By Obioma C. Appolos
One of the most important expectations of every graduate in Nigeria who has concluded the mandatory one year National Youth Service Corps (NYSC), is to get a job. But most often, the expectations with which most graduates enter the job market in terms of securing a good job and living a comfortable life, turns a mirage.
Recently, the National Bureau of Statistics (NBS) stated that about 20.9million persons are unemployed in Nigeria. A revelation many consider disheartening and frightening; owing to the nexus between unemployment and crime rate in the society.
Despite the daunting challenges, a lot of Nigerian youth are very determined to fulfilling their dreams of living a relatively comfortable life through hard work. And most importantly, so many of them have interestingly gone as far as creating jobs for themselves and others.
Though some may say it is not a big deal, but the story of Confidence Obi; a graduate of Marketing from Abia State University, Uturu, South-East Nigeria , who moved from Lagos to Abuja and then to Port-Harcourt within the space of six years in search of a job, is inspiring.
The young graduate later turned her story around for good when she joined her mother in her petty business. Her’s is a story of courage and determination.
Experience searching for job.
“I graduated from Marketing Department, Abia State University six years ago. After my one year NYSC, I went about looking for a job. First I traveled to my Auntie’s place in Lagos in search of a job for four months but to no avail. Then I went to Abuja, stayed with my immediate elder brother and it was the same story of disappointment.
“Depressed and constantly unhappy staying at home, I managed to stay with him for a whole year. Then a friend told me of a job opening in Port-Harcourt. I travelled down there; tried so many opportunities but the story was the same. Frustrated and always sad, i returned back to my parents at Aba, Abia State.”
How she became self-employed
“Tired of seating at home doing nothing, I decided to learn fashion designing. I found a place and started. It was all going well. Then one day, my mother who sells dry fish in (Ahia Ohun) Market in Aba was very sick and I was asked to stand in for her which I did. Surprisingly, I sold N6, 500 worth of fish that day.
“The following day, my father insisted I must go to the market again to continue with the sale of fish, because my mother was not strong enough to go to market. Grudgingly, I went and also made good sales. So, I went to the market throughout that week and the following week. Then it struck me that I could actually join my mother in the business. After a very long thought, I told her about my intention to join her in the business and she accepted. It is almost 3 years now and I am doing very well and my fish business is growing,” Confidence revealed.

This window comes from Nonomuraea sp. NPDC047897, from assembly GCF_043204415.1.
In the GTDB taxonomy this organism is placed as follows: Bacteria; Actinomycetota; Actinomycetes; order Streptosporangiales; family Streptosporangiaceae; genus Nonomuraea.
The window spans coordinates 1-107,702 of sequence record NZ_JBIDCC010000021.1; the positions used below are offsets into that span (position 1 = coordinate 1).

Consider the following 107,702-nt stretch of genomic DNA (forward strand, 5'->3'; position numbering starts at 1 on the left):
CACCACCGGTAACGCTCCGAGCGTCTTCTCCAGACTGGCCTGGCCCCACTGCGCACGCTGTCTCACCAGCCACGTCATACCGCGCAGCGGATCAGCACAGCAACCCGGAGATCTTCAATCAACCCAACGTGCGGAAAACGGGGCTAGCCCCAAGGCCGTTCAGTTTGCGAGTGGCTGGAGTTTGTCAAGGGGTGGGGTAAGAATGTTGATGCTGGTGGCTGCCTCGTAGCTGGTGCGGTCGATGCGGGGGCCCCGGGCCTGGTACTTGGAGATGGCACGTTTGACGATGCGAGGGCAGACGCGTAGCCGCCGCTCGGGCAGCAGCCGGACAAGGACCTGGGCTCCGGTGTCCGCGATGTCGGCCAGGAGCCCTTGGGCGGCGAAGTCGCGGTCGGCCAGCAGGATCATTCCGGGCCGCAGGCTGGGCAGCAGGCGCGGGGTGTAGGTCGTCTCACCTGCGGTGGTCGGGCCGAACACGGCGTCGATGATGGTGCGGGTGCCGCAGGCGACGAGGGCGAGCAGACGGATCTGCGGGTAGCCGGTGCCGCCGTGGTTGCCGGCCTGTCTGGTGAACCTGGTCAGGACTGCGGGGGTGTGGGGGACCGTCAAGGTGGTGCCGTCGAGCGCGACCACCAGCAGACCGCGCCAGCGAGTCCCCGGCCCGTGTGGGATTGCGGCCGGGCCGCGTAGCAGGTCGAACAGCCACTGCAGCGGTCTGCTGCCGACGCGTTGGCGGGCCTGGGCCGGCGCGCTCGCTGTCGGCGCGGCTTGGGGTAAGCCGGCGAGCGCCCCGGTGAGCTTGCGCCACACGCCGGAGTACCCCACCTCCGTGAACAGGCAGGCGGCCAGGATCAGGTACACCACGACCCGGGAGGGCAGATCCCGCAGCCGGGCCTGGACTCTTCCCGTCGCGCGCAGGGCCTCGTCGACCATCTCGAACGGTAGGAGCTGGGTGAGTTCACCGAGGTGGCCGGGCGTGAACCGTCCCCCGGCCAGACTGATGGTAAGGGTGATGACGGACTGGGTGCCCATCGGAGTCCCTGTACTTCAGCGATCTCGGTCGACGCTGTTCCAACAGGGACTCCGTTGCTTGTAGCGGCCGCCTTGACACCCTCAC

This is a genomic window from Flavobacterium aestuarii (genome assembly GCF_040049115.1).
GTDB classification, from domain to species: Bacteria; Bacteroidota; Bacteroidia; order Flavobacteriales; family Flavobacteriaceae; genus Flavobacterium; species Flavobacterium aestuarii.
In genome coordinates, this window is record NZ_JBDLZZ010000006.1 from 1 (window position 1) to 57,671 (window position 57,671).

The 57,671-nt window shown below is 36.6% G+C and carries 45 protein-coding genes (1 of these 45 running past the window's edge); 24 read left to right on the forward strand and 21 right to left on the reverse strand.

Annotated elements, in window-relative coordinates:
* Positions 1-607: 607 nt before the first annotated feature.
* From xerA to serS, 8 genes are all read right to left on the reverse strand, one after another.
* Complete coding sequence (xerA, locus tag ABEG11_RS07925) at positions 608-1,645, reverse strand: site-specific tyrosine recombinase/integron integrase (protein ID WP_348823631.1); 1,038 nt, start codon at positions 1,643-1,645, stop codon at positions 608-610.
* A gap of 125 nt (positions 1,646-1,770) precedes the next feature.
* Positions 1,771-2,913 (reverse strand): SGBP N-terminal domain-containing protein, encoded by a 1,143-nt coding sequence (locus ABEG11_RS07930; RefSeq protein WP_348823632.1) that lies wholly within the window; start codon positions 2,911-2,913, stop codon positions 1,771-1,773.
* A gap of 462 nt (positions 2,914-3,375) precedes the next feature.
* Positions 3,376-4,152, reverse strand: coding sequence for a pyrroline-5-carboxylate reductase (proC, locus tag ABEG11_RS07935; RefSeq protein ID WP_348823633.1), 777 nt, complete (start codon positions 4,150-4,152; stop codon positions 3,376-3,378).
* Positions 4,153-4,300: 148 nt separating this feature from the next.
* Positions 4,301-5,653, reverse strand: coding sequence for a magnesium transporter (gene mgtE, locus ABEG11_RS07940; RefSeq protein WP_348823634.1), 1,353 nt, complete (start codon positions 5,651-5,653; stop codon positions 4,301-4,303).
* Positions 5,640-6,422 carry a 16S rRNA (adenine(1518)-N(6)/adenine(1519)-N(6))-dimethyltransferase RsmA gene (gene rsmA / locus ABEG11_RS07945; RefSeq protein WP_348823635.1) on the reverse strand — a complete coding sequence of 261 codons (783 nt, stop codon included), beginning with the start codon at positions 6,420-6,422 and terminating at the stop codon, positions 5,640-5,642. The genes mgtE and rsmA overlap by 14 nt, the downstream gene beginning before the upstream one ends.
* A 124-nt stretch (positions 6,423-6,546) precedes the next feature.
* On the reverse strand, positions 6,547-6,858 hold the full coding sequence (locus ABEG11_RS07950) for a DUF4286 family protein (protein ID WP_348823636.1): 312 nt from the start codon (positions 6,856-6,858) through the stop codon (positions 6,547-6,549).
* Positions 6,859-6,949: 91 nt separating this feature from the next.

Narrating her breakthrough further, the young lady said, “Actually for a start, my mom gave me four cartons of dry fish on credit. It was Easter period. So, I sold it off within a week. She asked me to keep the gain and she collected the main capital. Then she gave me another four cartons, I sold it and returned the money to her. That was how I made enough money and started buying from a wholesaler with my profits and the business became fully mine.
“When I look back today, I call my experience: finding hope and life where I never expected they exist,” Confidence noted.
Speaking on how much she makes minimally in a day, the graduate-trader explained, “Some days, I make as low as N3,000, while on other days; I make much more.
“When I calculate my profits after my expenses at the end of every month, there are months I save between N25,000 to N60,000. Especially when my biggest customers come to market regularly, because there are months they don’t come much regularly.
Asked if she is still interested in securing a white-collar job, she has this to say. “I know there are jobs that pay very well, but there are not many jobs in Nigeria today. But to leave this business for any office work, the job must pay at least N200,000.”
To this end, it is a fact that securing a job has become very difficult and almost an impossible thing in Nigeria. And considering its psychological, physical and social effect on the youth and the society at large, government urgently need to “declare a state of emergency on job creation.”
Howbeit, it has also become imperative for graduates and other job seekers to look closely and consider other possible options where they exist, while they go about searching for job, to avoid going through the heartbroken experiences that comes from the disappointment some job expectations give.